beauty shines through; change the outward accessories so that the
inner character is revealed; change the mode of travel so that the
capacity for regal mercy is apparent to all. So, to say that
glamour magic is only about fixing up one’s outward appearance is
to cast aspersions on the whole art.  And this glamour is not
about transforming pumpkins into coaches, or mice into coachmen, or
rags into sumptuous gowns, but about transforming one’s magic with
sumptuousness and sensuality — not, strictly speaking, sexuality,
but rather the play and interplay of senses and sensory experience
upon one’s daily life.  And THAT
is 
what Deb is about doing — to your magic, to your
life, to your friends (and, in my case to my students), and to your
world. Accordingly, there is only one pumpkin in Deb’s book.
 And for her, the spell here is a vehicle for transforming
one’s arrival at a party from awkward guest to mistress of the
seasonally-appropriate sensory-overload experience.  No mice,
but plenty of ideas about how to transform rags to riches on a
budget. For there is a Cinderella story threaded through what she
writes in this book.  In Cinderella’s time, to be the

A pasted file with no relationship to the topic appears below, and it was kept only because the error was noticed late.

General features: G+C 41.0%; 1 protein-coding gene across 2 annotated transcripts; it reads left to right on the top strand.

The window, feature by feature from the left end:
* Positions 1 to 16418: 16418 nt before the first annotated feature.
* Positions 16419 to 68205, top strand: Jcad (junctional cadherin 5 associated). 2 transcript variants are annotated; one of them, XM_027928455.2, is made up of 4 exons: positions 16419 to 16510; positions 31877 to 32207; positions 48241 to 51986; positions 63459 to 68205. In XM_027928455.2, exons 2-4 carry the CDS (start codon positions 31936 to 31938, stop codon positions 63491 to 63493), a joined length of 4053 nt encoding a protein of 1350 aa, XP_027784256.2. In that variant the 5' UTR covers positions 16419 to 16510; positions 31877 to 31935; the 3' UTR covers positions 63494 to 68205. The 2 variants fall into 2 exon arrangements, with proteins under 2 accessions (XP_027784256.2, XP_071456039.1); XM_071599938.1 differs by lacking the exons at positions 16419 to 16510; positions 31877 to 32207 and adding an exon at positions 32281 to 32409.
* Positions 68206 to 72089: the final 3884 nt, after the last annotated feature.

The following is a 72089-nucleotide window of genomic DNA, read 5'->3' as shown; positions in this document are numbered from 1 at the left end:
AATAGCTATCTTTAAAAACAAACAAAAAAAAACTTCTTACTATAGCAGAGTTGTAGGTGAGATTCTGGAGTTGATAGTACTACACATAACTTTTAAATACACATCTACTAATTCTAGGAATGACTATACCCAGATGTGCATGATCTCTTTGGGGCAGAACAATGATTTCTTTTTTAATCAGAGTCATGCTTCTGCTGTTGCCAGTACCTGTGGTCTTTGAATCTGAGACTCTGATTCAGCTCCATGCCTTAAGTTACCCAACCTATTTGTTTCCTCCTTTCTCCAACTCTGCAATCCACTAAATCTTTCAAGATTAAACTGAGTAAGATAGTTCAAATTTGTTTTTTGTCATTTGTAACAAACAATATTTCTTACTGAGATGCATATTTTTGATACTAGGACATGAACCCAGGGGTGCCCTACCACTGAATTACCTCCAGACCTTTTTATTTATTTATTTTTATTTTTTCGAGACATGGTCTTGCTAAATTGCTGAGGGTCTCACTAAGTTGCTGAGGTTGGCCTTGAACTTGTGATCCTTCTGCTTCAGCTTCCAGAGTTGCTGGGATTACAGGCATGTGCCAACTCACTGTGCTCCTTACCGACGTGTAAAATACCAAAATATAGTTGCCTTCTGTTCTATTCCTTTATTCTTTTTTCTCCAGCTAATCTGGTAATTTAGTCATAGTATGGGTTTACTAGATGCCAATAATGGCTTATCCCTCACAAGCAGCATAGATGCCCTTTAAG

fireplace-ash collector was to be lowest among the low; today, we
don’t think much of people whose job it is to handle baby fluids
like puke and burp on a regular basis.  And yet, Deb shows us
how she’s been able to transform such complicated and demanding
labor through a ritual and spiritual practice that raises her
quality of life, that makes her queen of her own
dominion, and look good doing it.
That requires vision.  It requires even greater vision — and
more than that, a degree or three of self-discipline — to bring
that vision to fruition in a way that others can read it and learn
from it and experience it themselves. As I read through
The Arte of
Glamour
 the first time, I thought of
six or eight people I knew whose magical practice would be
strengthened by reading it. Then, as I finished it, I thought,
“Actually, all those people already practice their magic
this way.  I just never quite noticed before, that this is how
they work…” 
It was as if Deb helped me take the
blinders off, and helped me see that magic didn’t have to be one
way alone, all candles and incense and stentorian commands — it was